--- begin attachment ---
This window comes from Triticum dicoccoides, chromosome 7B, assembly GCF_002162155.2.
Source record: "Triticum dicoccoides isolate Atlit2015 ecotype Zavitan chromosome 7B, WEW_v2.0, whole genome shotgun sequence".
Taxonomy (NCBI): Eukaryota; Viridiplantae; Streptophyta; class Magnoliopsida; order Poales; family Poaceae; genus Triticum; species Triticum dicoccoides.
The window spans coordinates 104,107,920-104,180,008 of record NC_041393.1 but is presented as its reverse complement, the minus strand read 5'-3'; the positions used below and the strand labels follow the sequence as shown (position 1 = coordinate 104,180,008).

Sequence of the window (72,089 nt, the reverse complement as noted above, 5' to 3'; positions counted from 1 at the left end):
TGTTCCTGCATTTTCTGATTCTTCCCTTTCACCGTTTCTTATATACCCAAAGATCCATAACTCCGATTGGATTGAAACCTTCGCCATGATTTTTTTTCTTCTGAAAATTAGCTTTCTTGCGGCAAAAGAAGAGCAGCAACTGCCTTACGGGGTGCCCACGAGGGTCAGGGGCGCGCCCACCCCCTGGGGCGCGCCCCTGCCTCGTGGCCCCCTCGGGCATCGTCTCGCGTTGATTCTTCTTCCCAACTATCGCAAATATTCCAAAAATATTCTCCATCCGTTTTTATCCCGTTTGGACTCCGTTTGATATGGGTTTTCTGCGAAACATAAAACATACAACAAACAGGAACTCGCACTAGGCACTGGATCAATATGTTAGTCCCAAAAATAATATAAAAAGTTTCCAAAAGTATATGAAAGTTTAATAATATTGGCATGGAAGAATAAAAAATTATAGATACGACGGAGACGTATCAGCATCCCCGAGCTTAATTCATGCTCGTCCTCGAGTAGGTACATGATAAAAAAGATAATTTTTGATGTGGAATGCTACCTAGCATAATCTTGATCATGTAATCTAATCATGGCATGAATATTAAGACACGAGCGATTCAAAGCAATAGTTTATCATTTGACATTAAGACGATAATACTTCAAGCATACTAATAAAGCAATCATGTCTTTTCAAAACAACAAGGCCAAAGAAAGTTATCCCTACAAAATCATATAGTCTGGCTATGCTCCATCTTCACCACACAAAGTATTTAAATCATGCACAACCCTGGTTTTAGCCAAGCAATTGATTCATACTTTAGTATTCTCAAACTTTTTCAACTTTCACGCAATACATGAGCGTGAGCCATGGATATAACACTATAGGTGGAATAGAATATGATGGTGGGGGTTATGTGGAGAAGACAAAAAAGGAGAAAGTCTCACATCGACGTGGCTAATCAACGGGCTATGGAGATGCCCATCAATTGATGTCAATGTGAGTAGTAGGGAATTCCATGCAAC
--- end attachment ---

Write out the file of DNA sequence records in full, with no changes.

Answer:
This window comes from Triticum dicoccoides, chromosome 7B, assembly GCF_002162155.2.
Source record: "Triticum dicoccoides isolate Atlit2015 ecotype Zavitan chromosome 7B, WEW_v2.0, whole genome shotgun sequence".
Taxonomy (NCBI): Eukaryota; Viridiplantae; Streptophyta; class Magnoliopsida; order Poales; family Poaceae; genus Triticum; species Triticum dicoccoides.
The window spans coordinates 104,107,920-104,180,008 of record NC_041393.1 but is presented as its reverse complement, the minus strand read 5'-3'; the positions used below and the strand labels follow the sequence as shown (position 1 = coordinate 104,180,008).

Sequence of the window (72,089 nt, the reverse complement as noted above, 5' to 3'; positions counted from 1 at the left end):
TGTTCCTGCATTTTCTGATTCTTCCCTTTCACCGTTTCTTATATACCCAAAGATCCATAACTCCGATTGGATTGAAACCTTCGCCATGATTTTTTTTCTTCTGAAAATTAGCTTTCTTGCGGCAAAAGAAGAGCAGCAACTGCCTTACGGGGTGCCCACGAGGGTCAGGGGCGCGCCCACCCCCTGGGGCGCGCCCCTGCCTCGTGGCCCCCTCGGGCATCGTCTCGCGTTGATTCTTCTTCCCAACTATCGCAAATATTCCAAAAATATTCTCCATCCGTTTTTATCCCGTTTGGACTCCGTTTGATATGGGTTTTCTGCGAAACATAAAACATACAACAAACAGGAACTCGCACTAGGCACTGGATCAATATGTTAGTCCCAAAAATAATATAAAAAGTTTCCAAAAGTATATGAAAGTTTAATAATATTGGCATGGAAGAATAAAAAATTATAGATACGACGGAGACGTATCAGCATCCCCGAGCTTAATTCATGCTCGTCCTCGAGTAGGTACATGATAAAAAAGATAATTTTTGATGTGGAATGCTACCTAGCATAATCTTGATCATGTAATCTAATCATGGCATGAATATTAAGACACGAGCGATTCAAAGCAATAGTTTATCATTTGACATTAAGACGATAATACTTCAAGCATACTAATAAAGCAATCATGTCTTTTCAAAACAACAAGGCCAAAGAAAGTTATCCCTACAAAATCATATAGTCTGGCTATGCTCCATCTTCACCACACAAAGTATTTAAATCATGCACAACCCTGGTTTTAGCCAAGCAATTGATTCATACTTTAGTATTCTCAAACTTTTTCAACTTTCACGCAATACATGAGCGTGAGCCATGGATATAACACTATAGGTGGAATAGAATATGATGGTGGGGGTTATGTGGAGAAGACAAAAAAGGAGAAAGTCTCACATCGACGTGGCTAATCAACGGGCTATGGAGATGCCCATCAATTGATGTCAATGTGAGTAGTAGGGAATTCCATGCAAC